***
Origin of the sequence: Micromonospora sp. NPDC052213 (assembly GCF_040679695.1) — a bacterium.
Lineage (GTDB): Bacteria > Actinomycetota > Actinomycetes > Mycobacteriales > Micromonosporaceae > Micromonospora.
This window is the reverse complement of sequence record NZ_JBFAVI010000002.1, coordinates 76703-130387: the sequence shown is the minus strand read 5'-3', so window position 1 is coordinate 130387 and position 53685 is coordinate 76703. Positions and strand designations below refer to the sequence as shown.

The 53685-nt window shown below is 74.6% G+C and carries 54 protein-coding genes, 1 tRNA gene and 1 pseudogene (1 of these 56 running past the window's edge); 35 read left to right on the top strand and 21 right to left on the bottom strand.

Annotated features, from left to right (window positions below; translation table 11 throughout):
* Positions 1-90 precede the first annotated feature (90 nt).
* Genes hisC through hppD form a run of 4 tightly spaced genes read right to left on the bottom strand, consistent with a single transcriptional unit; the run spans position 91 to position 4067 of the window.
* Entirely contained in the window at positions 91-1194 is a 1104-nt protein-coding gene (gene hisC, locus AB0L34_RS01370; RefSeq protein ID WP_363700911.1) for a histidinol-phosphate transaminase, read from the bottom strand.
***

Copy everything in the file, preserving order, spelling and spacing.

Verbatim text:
Origin of the sequence: Micromonospora sp. NPDC052213 (assembly GCF_040679695.1) — a bacterium.
Lineage (GTDB): Bacteria > Actinomycetota > Actinomycetes > Mycobacteriales > Micromonosporaceae > Micromonospora.
This window is the reverse complement of sequence record NZ_JBFAVI010000002.1, coordinates 76703-130387: the sequence shown is the minus strand read 5'-3', so window position 1 is coordinate 130387 and position 53685 is coordinate 76703. Positions and strand designations below refer to the sequence as shown.

The 53685-nt window shown below is 74.6% G+C and carries 54 protein-coding genes, 1 tRNA gene and 1 pseudogene (1 of these 56 running past the window's edge); 35 read left to right on the top strand and 21 right to left on the bottom strand.

Annotated features, from left to right (window positions below; translation table 11 throughout):
* Positions 1-90 precede the first annotated feature (90 nt).
* Genes hisC through hppD form a run of 4 tightly spaced genes read right to left on the bottom strand, consistent with a single transcriptional unit; the run spans position 91 to position 4067 of the window.
* Entirely contained in the window at positions 91-1194 is a 1104-nt protein-coding gene (gene hisC, locus AB0L34_RS01370; RefSeq protein ID WP_363700911.1) for a histidinol-phosphate transaminase, read from the bottom strand.